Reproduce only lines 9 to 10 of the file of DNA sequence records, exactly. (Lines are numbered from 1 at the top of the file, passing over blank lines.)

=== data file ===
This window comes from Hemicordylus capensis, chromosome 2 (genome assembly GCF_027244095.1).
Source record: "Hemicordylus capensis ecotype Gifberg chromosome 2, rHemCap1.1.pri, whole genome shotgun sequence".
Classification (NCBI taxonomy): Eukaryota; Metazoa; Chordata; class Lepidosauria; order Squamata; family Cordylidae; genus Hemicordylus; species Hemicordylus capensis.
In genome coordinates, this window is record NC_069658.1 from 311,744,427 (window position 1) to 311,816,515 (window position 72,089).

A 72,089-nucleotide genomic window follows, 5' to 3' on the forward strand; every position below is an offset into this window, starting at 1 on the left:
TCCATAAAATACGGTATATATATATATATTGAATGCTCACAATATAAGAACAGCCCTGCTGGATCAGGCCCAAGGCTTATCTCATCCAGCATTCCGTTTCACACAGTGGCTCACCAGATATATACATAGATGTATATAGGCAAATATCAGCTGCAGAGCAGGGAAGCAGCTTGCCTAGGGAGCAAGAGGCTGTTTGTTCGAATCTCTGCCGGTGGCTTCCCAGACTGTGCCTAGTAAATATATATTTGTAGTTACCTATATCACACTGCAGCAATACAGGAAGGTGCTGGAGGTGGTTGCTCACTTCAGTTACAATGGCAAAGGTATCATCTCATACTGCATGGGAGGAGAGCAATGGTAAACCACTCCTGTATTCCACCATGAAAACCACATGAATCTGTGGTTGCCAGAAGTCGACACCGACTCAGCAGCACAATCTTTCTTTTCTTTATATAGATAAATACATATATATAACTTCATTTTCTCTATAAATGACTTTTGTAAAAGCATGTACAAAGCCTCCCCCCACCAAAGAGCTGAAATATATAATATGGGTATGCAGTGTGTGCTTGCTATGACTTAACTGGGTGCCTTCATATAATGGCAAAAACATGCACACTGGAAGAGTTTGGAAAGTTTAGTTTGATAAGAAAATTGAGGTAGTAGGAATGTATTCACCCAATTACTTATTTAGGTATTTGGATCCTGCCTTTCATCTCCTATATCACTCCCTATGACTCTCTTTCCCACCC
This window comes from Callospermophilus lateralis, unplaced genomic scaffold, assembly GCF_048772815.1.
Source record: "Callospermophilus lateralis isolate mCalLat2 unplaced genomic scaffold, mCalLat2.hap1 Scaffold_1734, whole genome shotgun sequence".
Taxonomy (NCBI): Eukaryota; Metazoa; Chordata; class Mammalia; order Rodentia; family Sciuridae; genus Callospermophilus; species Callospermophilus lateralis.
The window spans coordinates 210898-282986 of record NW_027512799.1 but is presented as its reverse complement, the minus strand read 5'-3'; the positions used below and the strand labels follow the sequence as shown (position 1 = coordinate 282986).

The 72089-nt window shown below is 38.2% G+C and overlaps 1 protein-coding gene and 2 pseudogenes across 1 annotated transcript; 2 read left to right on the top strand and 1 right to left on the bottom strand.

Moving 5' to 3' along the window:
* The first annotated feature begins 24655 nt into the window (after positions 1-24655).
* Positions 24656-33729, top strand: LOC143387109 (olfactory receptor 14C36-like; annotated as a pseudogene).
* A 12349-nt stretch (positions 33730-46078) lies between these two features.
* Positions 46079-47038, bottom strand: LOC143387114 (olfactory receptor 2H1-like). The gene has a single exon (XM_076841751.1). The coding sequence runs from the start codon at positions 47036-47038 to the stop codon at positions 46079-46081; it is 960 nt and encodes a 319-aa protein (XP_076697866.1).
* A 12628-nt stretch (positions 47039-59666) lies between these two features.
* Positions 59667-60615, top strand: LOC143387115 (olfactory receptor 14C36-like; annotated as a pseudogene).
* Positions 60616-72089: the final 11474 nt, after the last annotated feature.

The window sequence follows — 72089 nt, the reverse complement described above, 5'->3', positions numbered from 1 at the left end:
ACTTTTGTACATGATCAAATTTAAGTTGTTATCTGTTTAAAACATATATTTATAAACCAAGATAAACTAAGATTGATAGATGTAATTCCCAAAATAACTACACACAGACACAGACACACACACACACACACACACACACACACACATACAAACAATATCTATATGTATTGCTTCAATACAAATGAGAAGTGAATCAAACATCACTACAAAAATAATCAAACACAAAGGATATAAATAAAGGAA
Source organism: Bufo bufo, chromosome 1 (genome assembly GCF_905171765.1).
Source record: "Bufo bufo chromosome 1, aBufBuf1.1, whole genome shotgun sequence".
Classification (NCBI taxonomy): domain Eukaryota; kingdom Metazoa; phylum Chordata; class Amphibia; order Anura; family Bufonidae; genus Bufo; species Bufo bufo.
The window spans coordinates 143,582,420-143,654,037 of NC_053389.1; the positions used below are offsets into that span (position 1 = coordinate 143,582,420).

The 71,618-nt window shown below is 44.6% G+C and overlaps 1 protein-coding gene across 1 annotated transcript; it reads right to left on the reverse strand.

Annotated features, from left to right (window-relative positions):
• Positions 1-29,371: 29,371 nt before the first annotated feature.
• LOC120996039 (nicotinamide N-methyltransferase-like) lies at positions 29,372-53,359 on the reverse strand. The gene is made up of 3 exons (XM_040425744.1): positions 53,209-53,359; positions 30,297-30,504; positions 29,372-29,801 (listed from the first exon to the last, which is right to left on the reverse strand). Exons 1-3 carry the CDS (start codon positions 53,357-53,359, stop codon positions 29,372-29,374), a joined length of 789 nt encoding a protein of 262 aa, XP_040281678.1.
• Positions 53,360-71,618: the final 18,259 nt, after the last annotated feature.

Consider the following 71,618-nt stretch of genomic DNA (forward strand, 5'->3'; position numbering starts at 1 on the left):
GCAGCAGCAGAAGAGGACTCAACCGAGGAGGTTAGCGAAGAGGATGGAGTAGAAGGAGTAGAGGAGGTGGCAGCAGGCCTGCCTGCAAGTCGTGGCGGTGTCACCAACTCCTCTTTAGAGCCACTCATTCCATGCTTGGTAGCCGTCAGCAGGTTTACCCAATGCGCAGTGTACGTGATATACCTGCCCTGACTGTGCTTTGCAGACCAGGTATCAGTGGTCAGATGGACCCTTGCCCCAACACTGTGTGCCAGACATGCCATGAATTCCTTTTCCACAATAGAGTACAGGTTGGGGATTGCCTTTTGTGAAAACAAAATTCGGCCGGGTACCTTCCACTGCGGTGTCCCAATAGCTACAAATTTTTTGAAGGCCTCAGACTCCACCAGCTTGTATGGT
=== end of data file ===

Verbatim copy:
Taxonomy (NCBI): Eukaryota; Metazoa; Chordata; class Mammalia; order Rodentia; family Sciuridae; genus Callospermophilus; species Callospermophilus lateralis.
The window spans coordinates 210898-282986 of record NW_027512799.1 but is presented as its reverse complement, the minus strand read 5'-3'; the positions used below and the strand labels follow the sequence as shown (position 1 = coordinate 282986).